Aural History

Hannibal Lokumbe and Jeff Lofton's Jazz Traditionalism

Aural History
Photo by John Anderson

"I don't know him," admitted Jeff Lofton of Hannibal Lokumbe a few weeks before this issue's cover shoot. "That's somebody I'd like to connect with and play with, because he's a great player and he's played with some great people." The photo op, by all accounts – Lofton and Lokumbe blowing their trumpets – was great as well. The two jazz men and their wives even have dinner plans already. Beyond that, a generation apart, their stories trace the same spine, beginning in South Carolina, stopping early at Beethoven – Ninth Symphony (Lofton) and "Ode to Joy" (Lokumbe) – lunching on John Coltrane and Miles Davis, and finishing with Duke Ellington, both interviews. Lofton: "Ellington and Sun Ra – if I could play with those two musicians that would be it. I would love to be on a bandstand with Cootie Williams [laughs]. Cootie Williams is one of my all-time trumpet-playing heroes. That sound – that sound. Nobody emulated him. Nobody even came close." Lokumbe: "The first time I met Duke was at a festival on Long Island. He and my mother were in the back of the dressing room talking. It was Valentine's Day. I'll never forget it because Duke had on these black boxer drawers with red hearts and a do-rag." Jazz's aural history begins here.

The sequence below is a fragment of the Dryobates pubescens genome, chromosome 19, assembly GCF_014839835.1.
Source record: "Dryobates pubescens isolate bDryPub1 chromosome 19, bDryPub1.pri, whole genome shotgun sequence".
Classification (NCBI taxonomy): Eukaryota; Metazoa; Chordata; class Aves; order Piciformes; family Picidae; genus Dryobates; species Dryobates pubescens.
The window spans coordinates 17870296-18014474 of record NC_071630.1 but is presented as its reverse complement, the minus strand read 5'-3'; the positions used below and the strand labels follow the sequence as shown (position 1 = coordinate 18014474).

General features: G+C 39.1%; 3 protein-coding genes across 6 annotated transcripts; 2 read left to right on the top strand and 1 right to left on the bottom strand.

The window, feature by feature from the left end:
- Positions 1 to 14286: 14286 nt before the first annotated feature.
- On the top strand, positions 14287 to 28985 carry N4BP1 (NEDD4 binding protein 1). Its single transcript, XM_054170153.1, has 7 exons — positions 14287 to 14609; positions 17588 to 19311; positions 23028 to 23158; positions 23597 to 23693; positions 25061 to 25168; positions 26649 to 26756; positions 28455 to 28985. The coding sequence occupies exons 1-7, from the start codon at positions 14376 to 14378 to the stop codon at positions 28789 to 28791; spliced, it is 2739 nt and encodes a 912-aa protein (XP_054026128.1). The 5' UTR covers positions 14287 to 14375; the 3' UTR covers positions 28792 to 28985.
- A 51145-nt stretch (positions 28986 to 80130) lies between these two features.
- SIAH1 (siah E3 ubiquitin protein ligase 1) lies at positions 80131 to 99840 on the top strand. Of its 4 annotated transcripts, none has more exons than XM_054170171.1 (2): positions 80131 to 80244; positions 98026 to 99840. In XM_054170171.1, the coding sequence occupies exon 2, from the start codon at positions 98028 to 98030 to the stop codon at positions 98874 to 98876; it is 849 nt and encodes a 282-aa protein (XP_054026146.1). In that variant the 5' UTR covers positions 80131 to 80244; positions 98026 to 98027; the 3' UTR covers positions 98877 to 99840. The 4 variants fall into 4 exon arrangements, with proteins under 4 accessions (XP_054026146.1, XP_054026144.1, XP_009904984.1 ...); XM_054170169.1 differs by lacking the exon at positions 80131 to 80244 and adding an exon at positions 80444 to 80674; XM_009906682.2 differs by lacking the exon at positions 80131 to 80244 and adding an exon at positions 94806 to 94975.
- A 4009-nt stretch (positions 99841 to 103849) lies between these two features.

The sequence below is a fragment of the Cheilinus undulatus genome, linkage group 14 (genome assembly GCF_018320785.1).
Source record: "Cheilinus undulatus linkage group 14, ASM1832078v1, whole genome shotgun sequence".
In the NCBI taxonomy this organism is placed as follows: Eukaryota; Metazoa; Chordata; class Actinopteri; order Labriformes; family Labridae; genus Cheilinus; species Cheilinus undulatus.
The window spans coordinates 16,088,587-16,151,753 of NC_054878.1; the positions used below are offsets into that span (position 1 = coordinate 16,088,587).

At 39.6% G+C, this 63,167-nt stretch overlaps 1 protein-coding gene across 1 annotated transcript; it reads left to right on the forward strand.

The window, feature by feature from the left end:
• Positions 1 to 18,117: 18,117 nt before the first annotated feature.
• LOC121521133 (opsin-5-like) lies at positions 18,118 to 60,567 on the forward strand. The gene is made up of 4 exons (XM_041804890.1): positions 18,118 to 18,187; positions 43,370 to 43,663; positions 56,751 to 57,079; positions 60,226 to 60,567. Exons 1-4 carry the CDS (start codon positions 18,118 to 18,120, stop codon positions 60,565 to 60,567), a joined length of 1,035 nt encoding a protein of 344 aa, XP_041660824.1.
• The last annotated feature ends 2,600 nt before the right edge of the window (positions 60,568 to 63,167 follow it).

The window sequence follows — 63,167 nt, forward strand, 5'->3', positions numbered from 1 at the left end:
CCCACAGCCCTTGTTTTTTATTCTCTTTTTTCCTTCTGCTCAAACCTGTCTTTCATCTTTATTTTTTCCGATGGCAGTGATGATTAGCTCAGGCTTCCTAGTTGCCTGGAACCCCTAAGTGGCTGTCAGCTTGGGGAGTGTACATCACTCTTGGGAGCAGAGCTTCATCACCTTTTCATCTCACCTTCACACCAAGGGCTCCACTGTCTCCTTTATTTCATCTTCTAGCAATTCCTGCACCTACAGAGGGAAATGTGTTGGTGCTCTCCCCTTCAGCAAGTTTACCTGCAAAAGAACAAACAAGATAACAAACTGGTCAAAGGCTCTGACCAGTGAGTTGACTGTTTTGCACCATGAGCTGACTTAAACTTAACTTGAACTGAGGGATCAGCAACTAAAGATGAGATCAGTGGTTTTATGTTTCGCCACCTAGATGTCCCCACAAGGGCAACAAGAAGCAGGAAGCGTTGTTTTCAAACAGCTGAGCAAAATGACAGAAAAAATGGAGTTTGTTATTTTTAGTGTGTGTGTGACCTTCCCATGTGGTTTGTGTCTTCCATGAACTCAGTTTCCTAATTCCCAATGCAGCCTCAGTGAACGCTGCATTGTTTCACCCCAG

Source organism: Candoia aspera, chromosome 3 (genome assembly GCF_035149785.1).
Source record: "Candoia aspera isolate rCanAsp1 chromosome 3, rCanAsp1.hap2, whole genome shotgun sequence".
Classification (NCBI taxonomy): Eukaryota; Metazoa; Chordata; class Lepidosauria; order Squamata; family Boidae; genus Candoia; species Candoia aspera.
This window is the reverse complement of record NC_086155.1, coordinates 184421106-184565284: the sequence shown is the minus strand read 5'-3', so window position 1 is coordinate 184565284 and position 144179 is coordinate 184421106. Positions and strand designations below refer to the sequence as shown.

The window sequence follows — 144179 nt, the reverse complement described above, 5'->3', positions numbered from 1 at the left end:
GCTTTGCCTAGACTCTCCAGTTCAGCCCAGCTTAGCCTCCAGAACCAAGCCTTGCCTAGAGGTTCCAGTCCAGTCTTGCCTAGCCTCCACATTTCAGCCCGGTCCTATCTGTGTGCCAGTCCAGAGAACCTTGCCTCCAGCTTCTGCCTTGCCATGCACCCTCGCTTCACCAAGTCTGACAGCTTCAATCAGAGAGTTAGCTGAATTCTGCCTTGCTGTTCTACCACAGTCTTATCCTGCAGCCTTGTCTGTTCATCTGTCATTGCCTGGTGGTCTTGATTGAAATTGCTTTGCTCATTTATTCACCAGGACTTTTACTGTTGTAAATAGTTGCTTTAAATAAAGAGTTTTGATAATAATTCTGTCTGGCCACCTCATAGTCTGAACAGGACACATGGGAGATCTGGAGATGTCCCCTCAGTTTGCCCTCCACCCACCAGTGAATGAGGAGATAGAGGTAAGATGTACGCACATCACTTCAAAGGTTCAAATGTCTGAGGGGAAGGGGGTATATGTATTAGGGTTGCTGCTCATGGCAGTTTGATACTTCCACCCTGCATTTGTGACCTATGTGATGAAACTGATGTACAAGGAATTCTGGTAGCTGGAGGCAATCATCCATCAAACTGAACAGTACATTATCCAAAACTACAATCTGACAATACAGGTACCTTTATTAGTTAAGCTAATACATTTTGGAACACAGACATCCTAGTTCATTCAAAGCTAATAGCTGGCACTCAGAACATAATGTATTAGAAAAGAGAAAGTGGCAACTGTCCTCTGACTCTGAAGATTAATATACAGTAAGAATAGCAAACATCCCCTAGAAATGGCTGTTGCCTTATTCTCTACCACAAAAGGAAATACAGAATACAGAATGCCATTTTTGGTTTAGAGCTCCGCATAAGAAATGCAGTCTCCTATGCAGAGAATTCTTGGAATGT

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KEYWORDS FOR THIS STORY

Hannibal Lokumbe, Gil Evans, Rosa Parks, Charles Mingus, T-Bone Walker, Jimi Hendrix, Jeff Lofton

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